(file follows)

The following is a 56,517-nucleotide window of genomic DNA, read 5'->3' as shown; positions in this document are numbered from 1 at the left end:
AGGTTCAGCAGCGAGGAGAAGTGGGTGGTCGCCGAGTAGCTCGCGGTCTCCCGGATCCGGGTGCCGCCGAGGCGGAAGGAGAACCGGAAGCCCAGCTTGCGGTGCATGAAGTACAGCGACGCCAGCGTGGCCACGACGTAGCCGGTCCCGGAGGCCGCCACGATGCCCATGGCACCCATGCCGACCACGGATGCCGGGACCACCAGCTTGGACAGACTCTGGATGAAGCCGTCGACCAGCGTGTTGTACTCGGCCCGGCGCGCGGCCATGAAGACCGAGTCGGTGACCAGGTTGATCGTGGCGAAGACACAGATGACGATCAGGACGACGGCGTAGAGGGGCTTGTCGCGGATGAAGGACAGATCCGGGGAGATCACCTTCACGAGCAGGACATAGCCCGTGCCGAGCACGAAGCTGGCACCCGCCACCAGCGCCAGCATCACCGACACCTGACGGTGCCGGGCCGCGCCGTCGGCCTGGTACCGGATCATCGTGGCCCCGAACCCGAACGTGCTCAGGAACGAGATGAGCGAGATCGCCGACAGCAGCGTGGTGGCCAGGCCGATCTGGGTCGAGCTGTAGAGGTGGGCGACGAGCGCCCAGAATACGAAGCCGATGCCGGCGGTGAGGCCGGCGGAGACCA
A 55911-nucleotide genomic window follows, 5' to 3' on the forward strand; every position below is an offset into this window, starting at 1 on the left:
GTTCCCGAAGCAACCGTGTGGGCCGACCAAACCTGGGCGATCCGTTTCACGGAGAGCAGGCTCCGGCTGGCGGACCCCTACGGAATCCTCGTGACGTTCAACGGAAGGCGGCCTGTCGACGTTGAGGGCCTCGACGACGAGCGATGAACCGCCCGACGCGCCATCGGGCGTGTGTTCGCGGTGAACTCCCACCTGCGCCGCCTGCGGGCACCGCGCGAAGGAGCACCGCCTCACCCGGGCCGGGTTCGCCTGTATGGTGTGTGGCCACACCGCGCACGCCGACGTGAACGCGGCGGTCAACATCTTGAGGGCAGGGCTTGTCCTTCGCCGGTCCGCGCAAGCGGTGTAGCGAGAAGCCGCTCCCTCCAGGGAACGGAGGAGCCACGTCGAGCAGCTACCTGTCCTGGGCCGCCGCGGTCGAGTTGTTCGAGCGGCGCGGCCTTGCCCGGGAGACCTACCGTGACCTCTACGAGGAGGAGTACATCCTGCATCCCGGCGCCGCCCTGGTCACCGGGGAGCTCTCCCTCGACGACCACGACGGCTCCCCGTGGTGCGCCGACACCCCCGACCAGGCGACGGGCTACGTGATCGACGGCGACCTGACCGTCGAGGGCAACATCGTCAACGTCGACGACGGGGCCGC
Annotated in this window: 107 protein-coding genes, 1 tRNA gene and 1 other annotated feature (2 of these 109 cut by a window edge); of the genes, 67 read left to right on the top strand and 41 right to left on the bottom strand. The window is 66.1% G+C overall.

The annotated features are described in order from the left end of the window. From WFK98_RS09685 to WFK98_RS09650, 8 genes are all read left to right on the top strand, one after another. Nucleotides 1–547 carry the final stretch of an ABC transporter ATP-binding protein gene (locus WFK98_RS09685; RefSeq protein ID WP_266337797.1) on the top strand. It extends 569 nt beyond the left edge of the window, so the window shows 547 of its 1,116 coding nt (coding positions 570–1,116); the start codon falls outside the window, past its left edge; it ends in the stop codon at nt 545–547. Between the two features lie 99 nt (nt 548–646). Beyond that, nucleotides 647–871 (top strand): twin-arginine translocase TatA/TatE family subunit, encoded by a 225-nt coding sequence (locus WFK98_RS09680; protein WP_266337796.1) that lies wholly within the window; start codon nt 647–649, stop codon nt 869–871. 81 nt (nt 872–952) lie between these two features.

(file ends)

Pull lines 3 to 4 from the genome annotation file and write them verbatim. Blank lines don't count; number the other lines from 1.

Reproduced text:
A 55911-nucleotide genomic window follows, 5' to 3' on the forward strand; every position below is an offset into this window, starting at 1 on the left:
GTTCCCGAAGCAACCGTGTGGGCCGACCAAACCTGGGCGATCCGTTTCACGGAGAGCAGGCTCCGGCTGGCGGACCCCTACGGAATCCTCGTGACGTTCAACGGAAGGCGGCCTGTCGACGTTGAGGGCCTCGACGACGAGCGATGAACCGCCCGACGCGCCATCGGGCGTGTGTTCGCGGTGAACTCCCACCTGCGCCGCCTGCGGGCACCGCGCGAAGGAGCACCGCCTCACCCGGGCCGGGTTCGCCTGTATGGTGTGTGGCCACACCGCGCACGCCGACGTGAACGCGGCGGTCAACATCTTGAGGGCAGGGCTTGTCCTTCGCCGGTCCGCGCAAGCGGTGTAGCGAGAAGCCGCTCCCTCCAGGGAACGGAGGAGCCACGTCGAGCAGCTACCTGTCCTGGGCCGCCGCGGTCGAGTTGTTCGAGCGGCGCGGCCTTGCCCGGGAGACCTACCGTGACCTCTACGAGGAGGAGTACATCCTGCATCCCGGCGCCGCCCTGGTCACCGGGGAGCTCTCCCTCGACGACCACGACGGCTCCCCGTGGTGCGCCGACACCCCCGACCAGGCGACGGGCTACGTGATCGACGGCGACCTGACCGTCGAGGGCAACATCGTCAACGTCGACGACGGGGCCGC